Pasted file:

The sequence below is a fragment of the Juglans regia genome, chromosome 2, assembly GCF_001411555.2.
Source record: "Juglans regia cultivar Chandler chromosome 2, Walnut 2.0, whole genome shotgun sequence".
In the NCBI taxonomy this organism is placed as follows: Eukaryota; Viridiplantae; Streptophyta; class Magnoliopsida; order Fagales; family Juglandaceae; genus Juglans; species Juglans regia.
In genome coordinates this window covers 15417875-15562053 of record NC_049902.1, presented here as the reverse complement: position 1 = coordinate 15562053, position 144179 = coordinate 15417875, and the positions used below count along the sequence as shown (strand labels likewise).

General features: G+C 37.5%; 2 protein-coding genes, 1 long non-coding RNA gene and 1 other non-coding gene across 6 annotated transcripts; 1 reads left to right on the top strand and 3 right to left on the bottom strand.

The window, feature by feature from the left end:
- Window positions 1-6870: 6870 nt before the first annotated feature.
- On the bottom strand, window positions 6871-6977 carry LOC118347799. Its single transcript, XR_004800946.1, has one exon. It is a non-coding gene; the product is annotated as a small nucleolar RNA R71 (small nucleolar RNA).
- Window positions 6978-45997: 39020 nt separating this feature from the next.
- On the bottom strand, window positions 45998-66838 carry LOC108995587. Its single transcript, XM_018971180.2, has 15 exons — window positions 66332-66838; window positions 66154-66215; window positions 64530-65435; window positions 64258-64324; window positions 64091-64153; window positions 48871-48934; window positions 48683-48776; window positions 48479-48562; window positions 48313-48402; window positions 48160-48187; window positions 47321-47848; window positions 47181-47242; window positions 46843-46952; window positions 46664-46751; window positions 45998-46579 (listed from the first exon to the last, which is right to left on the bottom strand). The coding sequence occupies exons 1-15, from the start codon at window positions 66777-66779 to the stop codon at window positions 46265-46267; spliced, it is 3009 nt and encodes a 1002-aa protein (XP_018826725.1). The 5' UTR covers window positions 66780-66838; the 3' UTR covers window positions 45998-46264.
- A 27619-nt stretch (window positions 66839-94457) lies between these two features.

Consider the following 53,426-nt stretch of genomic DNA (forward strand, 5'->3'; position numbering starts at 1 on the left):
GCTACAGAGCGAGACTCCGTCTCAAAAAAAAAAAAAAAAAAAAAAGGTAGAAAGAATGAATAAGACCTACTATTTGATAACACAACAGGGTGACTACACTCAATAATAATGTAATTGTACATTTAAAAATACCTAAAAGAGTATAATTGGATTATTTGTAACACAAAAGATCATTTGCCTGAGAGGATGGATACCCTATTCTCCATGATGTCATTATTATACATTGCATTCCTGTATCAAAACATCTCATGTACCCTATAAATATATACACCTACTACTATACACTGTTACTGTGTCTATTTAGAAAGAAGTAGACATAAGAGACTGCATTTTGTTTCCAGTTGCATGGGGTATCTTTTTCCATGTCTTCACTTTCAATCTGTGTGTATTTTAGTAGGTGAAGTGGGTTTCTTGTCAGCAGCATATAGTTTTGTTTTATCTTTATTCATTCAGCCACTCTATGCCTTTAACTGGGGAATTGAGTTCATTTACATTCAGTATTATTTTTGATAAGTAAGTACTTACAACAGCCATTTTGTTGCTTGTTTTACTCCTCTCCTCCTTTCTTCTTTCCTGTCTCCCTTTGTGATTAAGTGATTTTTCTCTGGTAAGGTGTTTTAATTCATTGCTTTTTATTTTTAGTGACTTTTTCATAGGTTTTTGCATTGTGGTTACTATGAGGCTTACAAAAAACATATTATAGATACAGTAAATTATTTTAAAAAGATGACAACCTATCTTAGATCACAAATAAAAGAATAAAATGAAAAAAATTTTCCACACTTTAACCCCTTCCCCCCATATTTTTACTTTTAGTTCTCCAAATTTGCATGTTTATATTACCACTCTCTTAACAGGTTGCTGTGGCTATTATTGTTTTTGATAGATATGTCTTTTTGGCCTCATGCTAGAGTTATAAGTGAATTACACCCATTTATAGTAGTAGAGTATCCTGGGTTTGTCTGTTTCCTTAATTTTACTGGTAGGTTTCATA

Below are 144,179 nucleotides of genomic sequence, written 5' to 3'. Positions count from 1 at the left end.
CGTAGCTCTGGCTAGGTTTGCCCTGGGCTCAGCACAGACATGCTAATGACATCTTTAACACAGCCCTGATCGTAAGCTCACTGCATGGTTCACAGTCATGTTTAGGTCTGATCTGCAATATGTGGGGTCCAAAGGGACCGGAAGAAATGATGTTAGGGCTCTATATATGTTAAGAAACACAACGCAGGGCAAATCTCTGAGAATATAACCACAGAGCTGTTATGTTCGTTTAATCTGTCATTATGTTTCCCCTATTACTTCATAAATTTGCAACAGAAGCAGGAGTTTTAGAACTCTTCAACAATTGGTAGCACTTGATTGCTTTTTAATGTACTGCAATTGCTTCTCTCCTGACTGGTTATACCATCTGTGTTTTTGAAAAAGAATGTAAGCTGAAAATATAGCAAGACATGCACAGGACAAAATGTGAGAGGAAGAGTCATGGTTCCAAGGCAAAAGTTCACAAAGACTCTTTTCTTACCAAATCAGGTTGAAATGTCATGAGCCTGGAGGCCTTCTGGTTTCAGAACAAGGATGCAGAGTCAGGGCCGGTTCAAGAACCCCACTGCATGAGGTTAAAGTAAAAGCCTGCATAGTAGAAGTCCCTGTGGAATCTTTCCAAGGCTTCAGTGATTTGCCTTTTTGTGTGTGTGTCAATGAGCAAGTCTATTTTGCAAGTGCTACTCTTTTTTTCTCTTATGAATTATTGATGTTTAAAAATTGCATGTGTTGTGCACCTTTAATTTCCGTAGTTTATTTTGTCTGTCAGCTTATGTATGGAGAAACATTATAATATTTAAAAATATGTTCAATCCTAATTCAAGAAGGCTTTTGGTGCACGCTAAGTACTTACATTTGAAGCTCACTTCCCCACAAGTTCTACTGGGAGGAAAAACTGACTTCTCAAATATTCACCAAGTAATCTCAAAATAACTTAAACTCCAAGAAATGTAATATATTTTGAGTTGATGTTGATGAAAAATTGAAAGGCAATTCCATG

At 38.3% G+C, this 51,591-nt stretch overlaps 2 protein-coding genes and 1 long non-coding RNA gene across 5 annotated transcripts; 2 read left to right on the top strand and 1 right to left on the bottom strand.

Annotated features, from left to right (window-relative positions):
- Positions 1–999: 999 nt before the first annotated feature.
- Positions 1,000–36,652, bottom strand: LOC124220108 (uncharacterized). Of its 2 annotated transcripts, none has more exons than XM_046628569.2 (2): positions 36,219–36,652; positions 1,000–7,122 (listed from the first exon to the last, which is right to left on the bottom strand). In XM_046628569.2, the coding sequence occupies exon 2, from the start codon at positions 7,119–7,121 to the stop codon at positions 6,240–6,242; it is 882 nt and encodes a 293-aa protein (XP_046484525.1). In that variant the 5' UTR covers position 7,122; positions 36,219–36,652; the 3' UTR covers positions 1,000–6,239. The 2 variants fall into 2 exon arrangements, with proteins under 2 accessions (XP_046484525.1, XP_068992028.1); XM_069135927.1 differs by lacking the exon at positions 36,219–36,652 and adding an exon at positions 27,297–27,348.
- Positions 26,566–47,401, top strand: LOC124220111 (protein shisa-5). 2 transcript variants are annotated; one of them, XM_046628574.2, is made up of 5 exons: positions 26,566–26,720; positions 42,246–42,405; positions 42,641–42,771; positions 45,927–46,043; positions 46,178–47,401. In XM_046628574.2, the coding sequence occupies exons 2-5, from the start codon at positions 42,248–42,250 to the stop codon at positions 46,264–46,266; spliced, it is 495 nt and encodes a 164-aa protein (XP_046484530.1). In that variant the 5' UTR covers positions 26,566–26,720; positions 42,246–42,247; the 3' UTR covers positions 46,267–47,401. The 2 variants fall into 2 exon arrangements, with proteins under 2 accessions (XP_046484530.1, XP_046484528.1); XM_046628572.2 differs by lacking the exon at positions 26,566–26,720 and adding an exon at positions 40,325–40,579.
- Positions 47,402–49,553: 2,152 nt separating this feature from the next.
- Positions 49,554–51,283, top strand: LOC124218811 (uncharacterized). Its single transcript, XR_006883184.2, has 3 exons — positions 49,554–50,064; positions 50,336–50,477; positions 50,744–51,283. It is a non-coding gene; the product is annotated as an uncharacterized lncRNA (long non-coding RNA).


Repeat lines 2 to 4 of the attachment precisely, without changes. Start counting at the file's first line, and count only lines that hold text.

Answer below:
Source record: "Juglans regia cultivar Chandler chromosome 2, Walnut 2.0, whole genome shotgun sequence".
In the NCBI taxonomy this organism is placed as follows: Eukaryota; Viridiplantae; Streptophyta; class Magnoliopsida; order Fagales; family Juglandaceae; genus Juglans; species Juglans regia.
In genome coordinates this window covers 15417875-15562053 of record NC_049902.1, presented here as the reverse complement: position 1 = coordinate 15562053, position 144179 = coordinate 15417875, and the positions used below count along the sequence as shown (strand labels likewise).